Talbots paid more than the fair value of the tangible assets when it acquired J. Jill because with J. Jill’s physical assets it also acquires other intangible assets. Intangible assets are those assets which are not physical but can generate future economic benefit for the firm. In Talbot -J. Jill’s case, it mainly includes trademark and goodwill of J. Jill. A trademark is a unique sign used by legal entities to distinguish its products from those of the competitor. Goodwill reflects the value of a strong brand name, sound employee relations, loyal customer base and patents. Using the brand name, Customer base and dedicated employees of J. Jill, Talbots expect to have long-term growth and cost synergies in the future. Moreover, after acquisition, Talbots is able to cater to a larger market segment using J. Jill’s brand name. This is because J. Jill focused on sophisticated casual apparels while Talbots focused on updated modern classics apparels. Therefore, as Talbot expects to gain economic benefits of these intangible assets in the future, it was willing to pay more than the fair market value of the assets to acquire the J. Jill.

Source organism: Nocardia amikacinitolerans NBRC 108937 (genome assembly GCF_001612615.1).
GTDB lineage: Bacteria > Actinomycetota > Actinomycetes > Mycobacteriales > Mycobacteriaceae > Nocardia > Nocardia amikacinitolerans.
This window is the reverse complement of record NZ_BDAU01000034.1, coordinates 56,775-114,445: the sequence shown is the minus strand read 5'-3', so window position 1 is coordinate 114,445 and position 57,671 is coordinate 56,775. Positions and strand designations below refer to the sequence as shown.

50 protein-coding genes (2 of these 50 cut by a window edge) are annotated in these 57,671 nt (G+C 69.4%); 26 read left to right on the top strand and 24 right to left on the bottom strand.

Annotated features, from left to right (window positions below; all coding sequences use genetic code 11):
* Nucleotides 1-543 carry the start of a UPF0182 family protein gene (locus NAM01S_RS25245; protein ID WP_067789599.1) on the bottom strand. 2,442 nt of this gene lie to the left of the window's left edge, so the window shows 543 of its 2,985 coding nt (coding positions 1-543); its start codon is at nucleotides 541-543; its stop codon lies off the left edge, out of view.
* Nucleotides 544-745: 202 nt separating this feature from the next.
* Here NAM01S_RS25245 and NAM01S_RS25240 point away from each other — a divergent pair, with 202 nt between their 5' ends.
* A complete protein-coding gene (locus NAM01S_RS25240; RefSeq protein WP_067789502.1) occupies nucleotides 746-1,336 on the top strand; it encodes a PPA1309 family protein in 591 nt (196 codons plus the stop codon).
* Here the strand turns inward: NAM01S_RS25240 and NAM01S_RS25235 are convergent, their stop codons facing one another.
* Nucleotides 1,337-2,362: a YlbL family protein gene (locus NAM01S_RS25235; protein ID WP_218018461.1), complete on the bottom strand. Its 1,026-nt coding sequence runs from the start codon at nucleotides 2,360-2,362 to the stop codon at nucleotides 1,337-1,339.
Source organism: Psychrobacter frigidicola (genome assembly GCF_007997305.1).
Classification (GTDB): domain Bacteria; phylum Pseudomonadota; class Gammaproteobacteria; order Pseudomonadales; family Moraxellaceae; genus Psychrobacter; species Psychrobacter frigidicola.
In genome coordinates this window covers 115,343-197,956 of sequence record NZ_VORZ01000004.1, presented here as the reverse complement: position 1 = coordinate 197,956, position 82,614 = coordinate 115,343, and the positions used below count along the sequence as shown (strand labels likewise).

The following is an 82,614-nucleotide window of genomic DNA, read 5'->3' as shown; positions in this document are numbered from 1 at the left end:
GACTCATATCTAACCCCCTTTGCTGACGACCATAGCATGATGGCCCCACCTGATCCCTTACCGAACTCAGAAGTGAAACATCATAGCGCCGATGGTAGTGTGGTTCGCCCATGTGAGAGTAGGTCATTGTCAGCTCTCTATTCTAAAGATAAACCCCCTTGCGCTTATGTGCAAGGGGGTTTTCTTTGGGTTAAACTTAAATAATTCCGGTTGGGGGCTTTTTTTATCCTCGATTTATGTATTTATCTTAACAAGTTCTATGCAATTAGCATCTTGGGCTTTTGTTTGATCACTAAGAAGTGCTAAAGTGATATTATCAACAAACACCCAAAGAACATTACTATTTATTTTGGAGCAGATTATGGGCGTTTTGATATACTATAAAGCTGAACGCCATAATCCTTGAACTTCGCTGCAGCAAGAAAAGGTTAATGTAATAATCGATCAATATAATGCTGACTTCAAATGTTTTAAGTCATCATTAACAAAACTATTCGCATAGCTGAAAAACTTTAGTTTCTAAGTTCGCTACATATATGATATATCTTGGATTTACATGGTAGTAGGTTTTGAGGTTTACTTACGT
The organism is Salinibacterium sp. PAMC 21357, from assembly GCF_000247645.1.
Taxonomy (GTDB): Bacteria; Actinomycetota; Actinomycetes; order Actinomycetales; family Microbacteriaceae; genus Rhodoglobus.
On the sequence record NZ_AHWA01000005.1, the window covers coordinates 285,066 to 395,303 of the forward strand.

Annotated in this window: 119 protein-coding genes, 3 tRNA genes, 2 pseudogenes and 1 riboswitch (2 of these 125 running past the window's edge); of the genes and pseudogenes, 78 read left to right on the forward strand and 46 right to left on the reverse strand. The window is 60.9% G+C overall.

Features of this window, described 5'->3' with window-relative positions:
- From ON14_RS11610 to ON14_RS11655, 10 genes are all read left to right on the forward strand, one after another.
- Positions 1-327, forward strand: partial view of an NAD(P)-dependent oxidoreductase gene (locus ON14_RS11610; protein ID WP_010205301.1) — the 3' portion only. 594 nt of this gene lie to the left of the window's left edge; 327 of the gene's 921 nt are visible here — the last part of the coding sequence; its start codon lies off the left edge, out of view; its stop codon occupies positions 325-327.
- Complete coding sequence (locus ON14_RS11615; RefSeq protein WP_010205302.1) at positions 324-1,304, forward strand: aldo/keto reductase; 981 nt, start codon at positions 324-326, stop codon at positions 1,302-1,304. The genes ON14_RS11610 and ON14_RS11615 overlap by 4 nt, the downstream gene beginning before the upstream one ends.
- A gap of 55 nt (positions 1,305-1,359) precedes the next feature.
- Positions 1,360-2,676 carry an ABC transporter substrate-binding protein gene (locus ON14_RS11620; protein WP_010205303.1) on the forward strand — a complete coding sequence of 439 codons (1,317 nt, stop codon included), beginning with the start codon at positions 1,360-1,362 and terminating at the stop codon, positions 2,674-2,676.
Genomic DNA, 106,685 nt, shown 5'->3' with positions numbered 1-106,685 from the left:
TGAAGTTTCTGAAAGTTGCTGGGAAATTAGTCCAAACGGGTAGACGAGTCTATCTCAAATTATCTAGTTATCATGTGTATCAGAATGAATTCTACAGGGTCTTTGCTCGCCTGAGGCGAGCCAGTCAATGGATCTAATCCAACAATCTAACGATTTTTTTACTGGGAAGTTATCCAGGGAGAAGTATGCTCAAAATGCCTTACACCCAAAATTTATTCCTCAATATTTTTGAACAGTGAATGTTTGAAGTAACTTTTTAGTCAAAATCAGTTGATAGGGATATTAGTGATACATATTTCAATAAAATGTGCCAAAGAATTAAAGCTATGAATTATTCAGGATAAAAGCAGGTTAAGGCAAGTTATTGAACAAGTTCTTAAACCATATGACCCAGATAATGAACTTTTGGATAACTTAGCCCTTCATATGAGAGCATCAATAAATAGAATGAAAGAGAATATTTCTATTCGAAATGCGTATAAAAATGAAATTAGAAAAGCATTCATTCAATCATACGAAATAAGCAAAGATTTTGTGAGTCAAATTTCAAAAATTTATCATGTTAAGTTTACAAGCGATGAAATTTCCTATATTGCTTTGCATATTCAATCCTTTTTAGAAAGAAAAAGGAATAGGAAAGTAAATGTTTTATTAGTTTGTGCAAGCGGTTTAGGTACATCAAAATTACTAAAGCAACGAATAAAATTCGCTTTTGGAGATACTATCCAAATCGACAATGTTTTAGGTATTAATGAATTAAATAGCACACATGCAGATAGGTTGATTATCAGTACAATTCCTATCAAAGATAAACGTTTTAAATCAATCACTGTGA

v. What were the liabilities (including the $400 million cash obtained through debt financing) assumed by Talbots in the acquisition of J. Jill?

e) Exhibit B shows an extract of Exhibit 1 showing the total liabilities assumed by Talbots when it acquired J. Jill. This acquisition caused the total liabilities of Talbots to rise by $563,181,000. The current liabilities acquired were $55,662,000. The long term liabilities will increase by $107,519,000 (including J. Jill’s deferred income taxes and other long term liabilities). Moreover, the long term liabilities of Talbots will also increase due to debt taken of $400,000,000 to finance this acquisition of J. Jill.

2. What journal entry(s) was required when Talbots recorded the purchase of J. Jill?

Exhibit C shows the Journal entries which would have been recorded by Talbot on the purchase of J. Jill.